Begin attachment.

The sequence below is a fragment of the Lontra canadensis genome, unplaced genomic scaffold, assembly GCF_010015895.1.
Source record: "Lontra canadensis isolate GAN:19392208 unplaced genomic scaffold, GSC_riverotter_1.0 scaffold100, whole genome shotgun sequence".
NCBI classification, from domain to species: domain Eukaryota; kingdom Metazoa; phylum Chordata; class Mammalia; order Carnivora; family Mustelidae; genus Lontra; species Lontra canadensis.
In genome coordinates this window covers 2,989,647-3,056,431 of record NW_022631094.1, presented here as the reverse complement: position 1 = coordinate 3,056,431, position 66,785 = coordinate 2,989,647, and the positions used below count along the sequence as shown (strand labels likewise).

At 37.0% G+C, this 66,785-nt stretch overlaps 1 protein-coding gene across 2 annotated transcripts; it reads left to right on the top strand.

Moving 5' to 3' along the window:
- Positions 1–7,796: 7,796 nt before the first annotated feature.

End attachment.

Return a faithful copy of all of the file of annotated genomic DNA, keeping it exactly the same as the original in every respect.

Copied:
The sequence below is a fragment of the Lontra canadensis genome, unplaced genomic scaffold, assembly GCF_010015895.1.
Source record: "Lontra canadensis isolate GAN:19392208 unplaced genomic scaffold, GSC_riverotter_1.0 scaffold100, whole genome shotgun sequence".
NCBI classification, from domain to species: domain Eukaryota; kingdom Metazoa; phylum Chordata; class Mammalia; order Carnivora; family Mustelidae; genus Lontra; species Lontra canadensis.
In genome coordinates this window covers 2,989,647-3,056,431 of record NW_022631094.1, presented here as the reverse complement: position 1 = coordinate 3,056,431, position 66,785 = coordinate 2,989,647, and the positions used below count along the sequence as shown (strand labels likewise).

At 37.0% G+C, this 66,785-nt stretch overlaps 1 protein-coding gene across 2 annotated transcripts; it reads left to right on the top strand.

Moving 5' to 3' along the window:
- Positions 1–7,796: 7,796 nt before the first annotated feature.